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Wednesday 26th June 2019

Cancer, the politics

7th February 2011

Professor Karol Sikora, Consultant Oncologist, Hammersmith Hospital and Medical Director, CancerPartnersUK, discusses the politics of cancer.


While the government document ‘Improving Outcomes: A Strategy for Cancer’ is a turgid read, it does make some sense.

It shows how, despite the amount of cash the last administration devoted to cancer, Britain is still at the bottom in Europe in terms of cure rates for common cancers.

Trite slogans will not solve the problem in these difficult financial times.

Emphasis on the earlier diagnosis of cancer seems a good approach when our comparative one-year survival rates are so low. Giving GPs the power to authorise scans and blood tests - because of their experience with patients - makes sense.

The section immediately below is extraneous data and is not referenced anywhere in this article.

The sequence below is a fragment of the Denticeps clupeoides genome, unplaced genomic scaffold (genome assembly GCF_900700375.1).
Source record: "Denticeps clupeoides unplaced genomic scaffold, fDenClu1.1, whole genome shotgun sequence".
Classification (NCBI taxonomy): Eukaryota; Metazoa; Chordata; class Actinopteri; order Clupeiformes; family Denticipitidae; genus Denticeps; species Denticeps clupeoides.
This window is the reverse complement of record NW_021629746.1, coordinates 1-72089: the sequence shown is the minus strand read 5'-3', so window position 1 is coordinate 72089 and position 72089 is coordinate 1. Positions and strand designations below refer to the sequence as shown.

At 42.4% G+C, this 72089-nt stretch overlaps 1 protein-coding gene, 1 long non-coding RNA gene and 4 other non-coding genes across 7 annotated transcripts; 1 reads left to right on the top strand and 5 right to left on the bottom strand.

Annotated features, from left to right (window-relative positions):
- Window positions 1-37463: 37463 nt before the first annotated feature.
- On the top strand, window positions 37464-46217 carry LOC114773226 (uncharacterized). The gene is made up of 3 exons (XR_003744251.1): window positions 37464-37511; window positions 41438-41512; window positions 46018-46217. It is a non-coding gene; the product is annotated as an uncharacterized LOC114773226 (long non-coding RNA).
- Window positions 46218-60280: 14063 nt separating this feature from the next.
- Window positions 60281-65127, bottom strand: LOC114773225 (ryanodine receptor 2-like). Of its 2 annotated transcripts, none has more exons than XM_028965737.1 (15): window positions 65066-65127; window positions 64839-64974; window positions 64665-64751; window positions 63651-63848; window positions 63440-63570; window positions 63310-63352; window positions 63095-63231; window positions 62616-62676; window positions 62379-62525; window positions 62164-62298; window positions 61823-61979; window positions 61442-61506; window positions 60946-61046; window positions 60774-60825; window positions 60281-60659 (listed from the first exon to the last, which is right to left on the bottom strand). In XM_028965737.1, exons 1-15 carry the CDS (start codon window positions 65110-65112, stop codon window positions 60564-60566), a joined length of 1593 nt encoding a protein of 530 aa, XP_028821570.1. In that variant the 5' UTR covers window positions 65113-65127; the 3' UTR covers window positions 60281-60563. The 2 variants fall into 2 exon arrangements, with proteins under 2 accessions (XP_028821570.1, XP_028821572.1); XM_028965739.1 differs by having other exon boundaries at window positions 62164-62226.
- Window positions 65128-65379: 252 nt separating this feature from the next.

I do not understand what the ‘Big Society’ concept has to do with cancer but making patients customers is the key to getting decent care and competition will drive evolution.

There is no reference to providers for radiotherapy or chemotherapy services in the document but that is where efficiency gains can be found because some equipment is not used at its capacity.

The key lies in changing incentives for productivity.

It is a scandal that only 10% of NHS patients get access to IMRT and less than 2% to image guided radiotherapy while in the private sector it is 56% and 100% respectively.

Commissioning changes will impact on the allocation of cancer drugs, while another worrying feature is the high-jacking of both CancerResearchUK and Macmillan Fund into a direct NHS service role.

All countries are struggling to pay for decent cancer care but the UK still has some way to go before it can be said to be providing world class cancer care.


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